2. Instead of requiring subcontractors to report their violations to the prime contractor, the final rule requires subcontractors to disclose details regarding their labor law violations and remedial actions directly to the DOL for review and assessment. The subcontractor then makes a representation back to the prime contractor regarding the DOL’s response to its disclosure. The prime contractor will then consider any response from DOL in evaluating the integrity and business ethics of subcontractors.
  3. The final rule now compels public disclosure of certain information about violations, and provides the contractors the option to publicly disclose mitigating factors.

The Implementation Schedule

The FAR rule and DOL guidance are being phased in pursuant to the following schedule:

  • Week of September 12, 2016: Preassessment begins, through which current or prospective contractors may come to DOL for a voluntary assessment of their labor compliance history, in anticipation of bids on future contracts but independent of any specific acquisition.
  • October 25, 2016: The final rule takes effect. Mandatory disclosure and assessment of labor law compliance begins for all prime contractors under consideration for contracts with a total value greater than or equal to $50 million. The reporting disclosure period is initially limited to one (1) year and will gradually increase to three (3) years by October 25, 2018.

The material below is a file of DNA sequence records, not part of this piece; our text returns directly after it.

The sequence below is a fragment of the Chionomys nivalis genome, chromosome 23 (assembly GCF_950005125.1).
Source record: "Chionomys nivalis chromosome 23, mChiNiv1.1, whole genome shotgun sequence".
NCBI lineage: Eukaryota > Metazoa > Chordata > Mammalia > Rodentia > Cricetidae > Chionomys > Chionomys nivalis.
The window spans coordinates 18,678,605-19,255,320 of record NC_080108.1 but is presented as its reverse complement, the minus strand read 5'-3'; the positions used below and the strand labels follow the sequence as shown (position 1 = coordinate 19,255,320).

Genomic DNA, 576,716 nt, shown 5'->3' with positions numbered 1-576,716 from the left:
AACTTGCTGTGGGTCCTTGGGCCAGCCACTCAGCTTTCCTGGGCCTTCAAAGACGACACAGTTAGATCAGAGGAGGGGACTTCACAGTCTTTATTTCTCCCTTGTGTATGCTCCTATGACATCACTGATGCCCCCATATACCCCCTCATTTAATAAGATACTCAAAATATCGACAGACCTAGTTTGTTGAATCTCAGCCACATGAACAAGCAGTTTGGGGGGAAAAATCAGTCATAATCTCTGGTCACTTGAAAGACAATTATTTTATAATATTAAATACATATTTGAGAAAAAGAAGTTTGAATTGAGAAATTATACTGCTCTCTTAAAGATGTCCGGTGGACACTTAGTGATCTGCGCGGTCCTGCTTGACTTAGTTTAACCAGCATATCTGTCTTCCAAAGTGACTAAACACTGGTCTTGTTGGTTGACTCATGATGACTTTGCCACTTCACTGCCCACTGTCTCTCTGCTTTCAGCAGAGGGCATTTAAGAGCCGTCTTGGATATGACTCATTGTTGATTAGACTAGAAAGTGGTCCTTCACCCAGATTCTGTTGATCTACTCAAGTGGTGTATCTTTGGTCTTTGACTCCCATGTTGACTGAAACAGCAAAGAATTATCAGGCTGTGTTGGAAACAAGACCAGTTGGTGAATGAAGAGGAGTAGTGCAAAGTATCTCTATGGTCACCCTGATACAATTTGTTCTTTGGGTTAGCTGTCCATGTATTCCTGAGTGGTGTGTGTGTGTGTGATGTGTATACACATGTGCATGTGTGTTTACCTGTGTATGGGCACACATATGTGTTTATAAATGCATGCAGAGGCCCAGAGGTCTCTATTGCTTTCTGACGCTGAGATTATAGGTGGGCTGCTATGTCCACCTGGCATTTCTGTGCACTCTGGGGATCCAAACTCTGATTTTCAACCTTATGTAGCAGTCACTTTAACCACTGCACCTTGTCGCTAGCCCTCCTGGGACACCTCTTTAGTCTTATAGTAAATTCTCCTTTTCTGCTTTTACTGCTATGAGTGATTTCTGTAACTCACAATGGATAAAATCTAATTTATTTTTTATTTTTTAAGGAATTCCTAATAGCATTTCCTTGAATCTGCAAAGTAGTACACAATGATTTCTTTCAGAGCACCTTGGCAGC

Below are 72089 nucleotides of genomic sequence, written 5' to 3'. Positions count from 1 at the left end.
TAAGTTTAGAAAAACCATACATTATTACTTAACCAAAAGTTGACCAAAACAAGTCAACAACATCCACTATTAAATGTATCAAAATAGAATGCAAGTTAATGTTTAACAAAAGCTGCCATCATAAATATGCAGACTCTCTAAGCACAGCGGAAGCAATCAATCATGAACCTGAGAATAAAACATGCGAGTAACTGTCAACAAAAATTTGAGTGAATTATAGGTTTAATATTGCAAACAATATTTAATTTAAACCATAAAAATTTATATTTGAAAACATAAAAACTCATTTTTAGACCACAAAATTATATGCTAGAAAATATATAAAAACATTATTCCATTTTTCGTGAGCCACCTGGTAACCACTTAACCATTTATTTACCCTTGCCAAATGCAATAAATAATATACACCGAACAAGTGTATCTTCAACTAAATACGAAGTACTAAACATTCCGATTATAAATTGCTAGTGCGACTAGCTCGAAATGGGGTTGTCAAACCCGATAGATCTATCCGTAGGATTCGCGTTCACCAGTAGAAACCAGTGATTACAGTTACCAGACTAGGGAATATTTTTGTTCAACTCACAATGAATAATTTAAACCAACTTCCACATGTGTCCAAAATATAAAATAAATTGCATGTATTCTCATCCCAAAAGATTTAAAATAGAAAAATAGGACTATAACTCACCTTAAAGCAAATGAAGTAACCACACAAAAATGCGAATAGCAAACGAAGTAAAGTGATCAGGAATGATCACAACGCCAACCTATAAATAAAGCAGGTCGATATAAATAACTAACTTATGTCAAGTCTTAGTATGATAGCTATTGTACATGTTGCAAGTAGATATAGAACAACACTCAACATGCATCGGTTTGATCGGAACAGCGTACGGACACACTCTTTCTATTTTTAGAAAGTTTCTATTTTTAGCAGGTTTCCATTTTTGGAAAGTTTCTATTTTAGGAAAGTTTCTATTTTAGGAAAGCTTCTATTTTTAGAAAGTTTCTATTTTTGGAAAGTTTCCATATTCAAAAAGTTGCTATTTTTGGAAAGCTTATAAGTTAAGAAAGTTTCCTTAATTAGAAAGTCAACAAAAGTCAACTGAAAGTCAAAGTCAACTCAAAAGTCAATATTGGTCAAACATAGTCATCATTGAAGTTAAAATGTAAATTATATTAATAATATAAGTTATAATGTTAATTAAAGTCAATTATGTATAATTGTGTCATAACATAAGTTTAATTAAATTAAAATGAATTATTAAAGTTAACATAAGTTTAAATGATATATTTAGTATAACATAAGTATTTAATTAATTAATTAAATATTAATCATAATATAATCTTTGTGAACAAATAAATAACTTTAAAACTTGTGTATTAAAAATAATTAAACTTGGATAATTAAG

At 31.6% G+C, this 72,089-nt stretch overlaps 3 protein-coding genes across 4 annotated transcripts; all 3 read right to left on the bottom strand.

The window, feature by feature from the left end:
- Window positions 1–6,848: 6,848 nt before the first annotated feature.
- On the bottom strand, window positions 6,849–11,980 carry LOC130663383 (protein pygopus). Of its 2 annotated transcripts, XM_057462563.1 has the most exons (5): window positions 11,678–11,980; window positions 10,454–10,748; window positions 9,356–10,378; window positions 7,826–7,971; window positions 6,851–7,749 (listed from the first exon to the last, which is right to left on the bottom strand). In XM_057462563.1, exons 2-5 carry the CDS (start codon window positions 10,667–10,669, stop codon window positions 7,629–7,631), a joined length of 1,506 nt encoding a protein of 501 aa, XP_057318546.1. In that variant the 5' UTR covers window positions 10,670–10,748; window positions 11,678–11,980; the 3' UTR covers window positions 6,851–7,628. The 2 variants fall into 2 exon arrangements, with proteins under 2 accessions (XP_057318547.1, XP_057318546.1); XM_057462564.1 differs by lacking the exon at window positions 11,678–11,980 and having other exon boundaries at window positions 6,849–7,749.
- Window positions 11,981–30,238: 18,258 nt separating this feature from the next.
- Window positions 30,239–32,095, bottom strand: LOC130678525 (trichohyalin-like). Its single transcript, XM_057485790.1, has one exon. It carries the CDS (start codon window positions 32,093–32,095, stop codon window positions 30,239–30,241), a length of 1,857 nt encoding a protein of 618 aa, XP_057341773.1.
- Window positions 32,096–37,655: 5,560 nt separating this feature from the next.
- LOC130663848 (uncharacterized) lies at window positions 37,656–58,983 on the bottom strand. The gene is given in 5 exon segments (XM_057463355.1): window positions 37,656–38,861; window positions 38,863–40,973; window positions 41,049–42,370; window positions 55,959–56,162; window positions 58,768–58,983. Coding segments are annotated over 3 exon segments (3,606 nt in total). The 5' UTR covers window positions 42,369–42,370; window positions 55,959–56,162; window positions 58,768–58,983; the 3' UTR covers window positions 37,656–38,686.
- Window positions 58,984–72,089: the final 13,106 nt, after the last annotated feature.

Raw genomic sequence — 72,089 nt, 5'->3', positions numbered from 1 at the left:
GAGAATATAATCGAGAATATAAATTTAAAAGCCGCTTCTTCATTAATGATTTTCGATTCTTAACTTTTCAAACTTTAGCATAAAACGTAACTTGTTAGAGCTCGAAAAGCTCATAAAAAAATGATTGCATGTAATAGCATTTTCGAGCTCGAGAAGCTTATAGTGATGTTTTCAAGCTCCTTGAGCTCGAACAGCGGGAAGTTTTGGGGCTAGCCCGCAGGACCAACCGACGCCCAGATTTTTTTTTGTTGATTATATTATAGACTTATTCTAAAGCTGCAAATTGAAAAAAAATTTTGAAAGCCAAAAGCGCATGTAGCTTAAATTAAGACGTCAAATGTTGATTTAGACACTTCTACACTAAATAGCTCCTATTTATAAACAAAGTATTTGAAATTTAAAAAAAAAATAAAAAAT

• January 1, 2017: The Paycheck Transparency clause takes effect, requiring contractors to provide wage statements and notice of any independent contractor relationship to their covered workers.
  • April 25, 2017: The total contract value threshold for prime contracts requiring disclosure and assessment of labor law compliance is reduced to $500,000.
  • October 25, 2017: Mandatory assessment begins for all subcontractors under consideration for subcontracts with a total value greater than or equal to $500,000.

Key Practical Issues Clarified by the Final Rule

  • Not Retroactive: According to the preamble, the final rule has no retroactive application as the rule will not apply to existing contract options for contracts which do not contain the FAR 52.222–59 clause. Companies will be brought into the labor law decision disclosure process with their first new contract issued after this rule is effective, thus there is no reporting requirements for existing contracts.